Did you know that today is the first National Day on Writing? Neither did I, before this morning. Thankfully, several of the writerly types I follow on twitter posted messages about why they write into a collective stream designated by the tag "#whyiwrite".
While I don’t know that I would have done it two years ago, I felt compelled to add my own two cents.
Funny thing, though, just as my fingers were poised over the keys to tap it out, I got a little stuck.
I write because I…um…
You know…I need to write…because…uh…
Look! A squirrel! *runs off*
Ok, it wasn’t that bad. I did have a moment’s pause, though, because I wasn’t sure, for once, that I could articulate it. I mean, I write because I love to do it, get grumpy like a backed up octogenarian who’s been palming his Metamucil when I don’t do it, and now can’t imaging ever not doing it, having opened the floodgates of it.
But those aren’t reasons why, really. They’re effects, not causes.
So, at its root, did I really know why? Well, actually, after a quick bit of introspection, some staring at the ceiling, maybe a few moments of navel gazing, yes, hells yes, I knew why. It’s because, you know, the voices. Wait, maybe we shouldn’t talk about the voices. My legal team told me not to mention them outside of court. You know how it is.
Anyway, I finally realized exactly why, even if it’s more than just a little hokey. Thus, I tweeted:
See? Hokey. But every word of it’s true. I’ve finished the first draft of my first novel, and I’m slightly more than halfway through the first pass of editing. When I’m all done polishing, shining, and dressing it up for queries, the fact is that I might never successfully sell it to anyone. But you know what? Even if no one ever has a chance to read it besides my wife and mother, if it never gets an official ISDN number, and earns nothing more than a thousand red "Rejected" stamps inked in the blood of my innocence, I’ll still be glad I wrote it.
And I’ll write another after it, and another after that, and another after that. Because all these strange, wonderful people live in my head, with strange, wonderful problems and strange, wonderful hopes. But they’re not real enough. They’re flat, kind of lifeless, bare suggestions of their potential. Like sad, deflated pool floats.
And let’s face it, nobody wants to see that Mr. Ponytube laying all limp and flat on top of the pool. Especially in their head.
I don’t want them to be lifeless. I want them to be alive. To have voices and goals, conflicting emotions and a two feet firmly in the world, whatever that world happens to be. I want them to make sense and not just be caricatures from a filmstrip.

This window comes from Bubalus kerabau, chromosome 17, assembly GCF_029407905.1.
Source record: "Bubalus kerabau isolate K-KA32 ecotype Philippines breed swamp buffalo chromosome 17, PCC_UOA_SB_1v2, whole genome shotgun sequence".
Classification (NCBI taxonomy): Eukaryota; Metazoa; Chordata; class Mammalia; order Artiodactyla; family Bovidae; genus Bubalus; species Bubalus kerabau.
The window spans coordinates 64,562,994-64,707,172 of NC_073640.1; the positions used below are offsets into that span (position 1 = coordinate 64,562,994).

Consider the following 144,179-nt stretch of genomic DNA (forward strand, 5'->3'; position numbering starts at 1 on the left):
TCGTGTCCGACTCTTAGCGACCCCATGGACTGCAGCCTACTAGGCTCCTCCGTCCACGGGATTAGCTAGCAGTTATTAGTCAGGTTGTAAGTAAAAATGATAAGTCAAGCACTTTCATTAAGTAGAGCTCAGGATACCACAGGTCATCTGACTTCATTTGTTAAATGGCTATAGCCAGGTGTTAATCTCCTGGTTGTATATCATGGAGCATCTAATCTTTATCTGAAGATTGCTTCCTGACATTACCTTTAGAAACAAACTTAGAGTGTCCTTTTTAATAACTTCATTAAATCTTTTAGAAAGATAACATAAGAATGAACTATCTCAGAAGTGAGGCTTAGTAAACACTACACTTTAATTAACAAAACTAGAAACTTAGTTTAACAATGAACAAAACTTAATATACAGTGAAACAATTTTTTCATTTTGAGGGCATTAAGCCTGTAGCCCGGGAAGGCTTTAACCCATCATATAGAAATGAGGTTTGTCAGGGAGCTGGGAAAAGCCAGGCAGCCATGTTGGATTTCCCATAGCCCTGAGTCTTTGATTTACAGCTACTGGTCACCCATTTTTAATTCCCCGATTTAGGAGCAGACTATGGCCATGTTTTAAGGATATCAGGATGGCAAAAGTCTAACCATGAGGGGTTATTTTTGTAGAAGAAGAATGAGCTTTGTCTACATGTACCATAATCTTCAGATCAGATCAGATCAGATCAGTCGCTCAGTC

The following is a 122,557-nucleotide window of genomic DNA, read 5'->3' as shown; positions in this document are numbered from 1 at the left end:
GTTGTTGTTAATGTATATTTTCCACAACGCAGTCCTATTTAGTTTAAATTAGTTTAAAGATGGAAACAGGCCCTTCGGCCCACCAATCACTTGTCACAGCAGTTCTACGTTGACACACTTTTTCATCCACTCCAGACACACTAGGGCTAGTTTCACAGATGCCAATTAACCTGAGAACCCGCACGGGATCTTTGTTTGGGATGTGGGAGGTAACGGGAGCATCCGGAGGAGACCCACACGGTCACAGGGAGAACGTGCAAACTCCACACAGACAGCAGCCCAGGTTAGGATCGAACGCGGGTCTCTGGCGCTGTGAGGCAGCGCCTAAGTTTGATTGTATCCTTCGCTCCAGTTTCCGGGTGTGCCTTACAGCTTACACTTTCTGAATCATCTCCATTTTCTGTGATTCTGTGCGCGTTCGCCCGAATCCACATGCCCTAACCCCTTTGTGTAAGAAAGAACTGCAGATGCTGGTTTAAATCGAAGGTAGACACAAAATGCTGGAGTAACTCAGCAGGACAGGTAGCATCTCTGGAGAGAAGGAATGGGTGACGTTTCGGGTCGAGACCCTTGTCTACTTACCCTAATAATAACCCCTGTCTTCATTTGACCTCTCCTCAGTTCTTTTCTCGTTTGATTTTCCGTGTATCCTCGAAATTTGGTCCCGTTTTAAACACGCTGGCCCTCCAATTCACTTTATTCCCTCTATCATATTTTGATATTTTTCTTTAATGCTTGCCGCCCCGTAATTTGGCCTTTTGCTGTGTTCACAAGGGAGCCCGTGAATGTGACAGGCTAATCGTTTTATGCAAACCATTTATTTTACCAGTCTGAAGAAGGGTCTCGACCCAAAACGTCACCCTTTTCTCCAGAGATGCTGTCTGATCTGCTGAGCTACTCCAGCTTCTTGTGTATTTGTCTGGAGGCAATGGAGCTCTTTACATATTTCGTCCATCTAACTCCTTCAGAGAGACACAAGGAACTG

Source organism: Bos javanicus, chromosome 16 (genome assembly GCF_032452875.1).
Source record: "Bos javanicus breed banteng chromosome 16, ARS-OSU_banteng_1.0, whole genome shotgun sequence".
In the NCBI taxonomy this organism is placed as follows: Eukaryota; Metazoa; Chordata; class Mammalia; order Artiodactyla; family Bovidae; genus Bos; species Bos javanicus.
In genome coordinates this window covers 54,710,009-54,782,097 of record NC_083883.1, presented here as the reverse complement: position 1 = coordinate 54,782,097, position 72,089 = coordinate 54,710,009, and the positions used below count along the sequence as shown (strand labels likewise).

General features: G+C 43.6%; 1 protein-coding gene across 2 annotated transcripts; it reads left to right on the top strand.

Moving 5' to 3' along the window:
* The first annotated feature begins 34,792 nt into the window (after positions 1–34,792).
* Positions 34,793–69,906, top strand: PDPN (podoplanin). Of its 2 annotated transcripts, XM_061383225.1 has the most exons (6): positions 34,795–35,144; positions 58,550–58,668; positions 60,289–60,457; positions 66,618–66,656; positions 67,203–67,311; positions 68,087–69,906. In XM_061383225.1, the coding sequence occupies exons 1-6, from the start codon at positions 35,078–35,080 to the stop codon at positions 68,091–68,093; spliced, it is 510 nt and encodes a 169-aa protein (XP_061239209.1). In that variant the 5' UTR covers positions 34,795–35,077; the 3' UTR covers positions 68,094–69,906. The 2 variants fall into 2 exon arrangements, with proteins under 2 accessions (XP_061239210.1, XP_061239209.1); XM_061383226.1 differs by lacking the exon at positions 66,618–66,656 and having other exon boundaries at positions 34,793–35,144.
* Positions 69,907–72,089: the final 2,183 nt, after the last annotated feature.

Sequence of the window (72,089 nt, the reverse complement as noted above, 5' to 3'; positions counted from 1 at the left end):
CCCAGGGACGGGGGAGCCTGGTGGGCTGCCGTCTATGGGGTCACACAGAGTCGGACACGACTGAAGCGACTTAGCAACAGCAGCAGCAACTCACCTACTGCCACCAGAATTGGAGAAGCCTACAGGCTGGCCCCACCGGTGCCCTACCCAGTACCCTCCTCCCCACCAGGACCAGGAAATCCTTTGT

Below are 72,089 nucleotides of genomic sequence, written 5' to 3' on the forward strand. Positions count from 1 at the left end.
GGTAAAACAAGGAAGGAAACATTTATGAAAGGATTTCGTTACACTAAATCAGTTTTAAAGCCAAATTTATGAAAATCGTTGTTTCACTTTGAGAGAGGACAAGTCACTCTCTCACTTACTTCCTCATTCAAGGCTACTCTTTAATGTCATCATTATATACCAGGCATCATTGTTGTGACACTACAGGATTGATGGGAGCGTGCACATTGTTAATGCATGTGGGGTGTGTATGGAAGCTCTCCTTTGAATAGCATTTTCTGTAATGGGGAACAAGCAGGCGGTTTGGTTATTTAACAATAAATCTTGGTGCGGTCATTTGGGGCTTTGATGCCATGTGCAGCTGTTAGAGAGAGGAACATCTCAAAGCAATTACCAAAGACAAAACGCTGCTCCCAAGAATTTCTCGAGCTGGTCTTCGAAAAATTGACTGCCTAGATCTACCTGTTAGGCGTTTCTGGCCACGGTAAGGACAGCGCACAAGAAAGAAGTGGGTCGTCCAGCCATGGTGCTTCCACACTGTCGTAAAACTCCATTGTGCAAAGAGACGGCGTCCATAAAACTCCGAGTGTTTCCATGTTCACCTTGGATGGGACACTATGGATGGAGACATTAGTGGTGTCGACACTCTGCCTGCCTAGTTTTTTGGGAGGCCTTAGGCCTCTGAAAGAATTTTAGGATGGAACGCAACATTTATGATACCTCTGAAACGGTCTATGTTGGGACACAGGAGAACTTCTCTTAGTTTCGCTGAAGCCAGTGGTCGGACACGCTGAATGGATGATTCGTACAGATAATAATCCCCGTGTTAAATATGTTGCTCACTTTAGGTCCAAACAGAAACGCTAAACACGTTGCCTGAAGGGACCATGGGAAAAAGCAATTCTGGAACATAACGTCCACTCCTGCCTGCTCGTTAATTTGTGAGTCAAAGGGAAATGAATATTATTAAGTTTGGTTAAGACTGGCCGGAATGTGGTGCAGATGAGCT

And the only way to do that is to write them down, get them out of that place in my head, and make the world around them live.
Of course, that’s just the fictional characters. That’s not really all I write, now, is it? Turns out I spend a not-insignificant amount of writing "quick" posts like these a few times a week.
So, then, why do I write Puddintopia posts?
That one’s a little more difficult. In the beginning it was supposed to be practice. You want to be a writer, you’ve got to write stuff, so a daily-or-so blog post was intended to kind of grease the wheels, keep the water flowing through the dyke, prevent me from grinding down to a word-making standstill because I decided to instead spend three months researching cupcake sprinkles and playing Dora’s Magical Bridge Adventure on Xbox.
What? Oh, uh…forget I mentioned it.
The point is that I did my 120,000 words about nothing, and I drafted that first novel. So I write now, right? No reason to stick so closely to the blog posting, then, is there? Especially since I’m not really blogging the way I’m supposed to blogging in this day and age (that’s so another post).
Here’s the thing, though: I like this writing too, need it. Not in the same way it brings life to shadows, but because it lets me express myself. See, most people are more than happy to rely on their mouths for self expression.
But mine just doesn’t work sometimes.
Often, I’ll be asked a question and my brain will start to go go go, thoughts popping around like balls in a lottery hopper. But somewhere between there and my vocal cords, everything gets lost, jumbled. By the time I start making actual sounds, I end up muttering and often look your average high school student when presented with multivariable calculus.
I expect it’s not unlike the look Gomer Pyle used to get when Sergeant Carter was ever-so-sensitively explaining (at the top of his lungs) what Pyle’d screwed up this time.
Ask the Puddinette how many times we’ve had conversations where my responses might as well have been delivered by Bobo, the Orangutan.
When writing, though, I rarely have that problem. The words all line up in my head before I put them on screen, just like the lottery balls for the too-blond lady with the 80’s hair running the hopper.
And that’s not just here. That goes for twitter, facebook, emails, what have you.
So, why do I write, whatever I write?
Because it’s the best way I know how to express myself without becoming Bobo.
Well, and because sometimes it makes the Puddinette laugh.
And that’s really all the reason I need.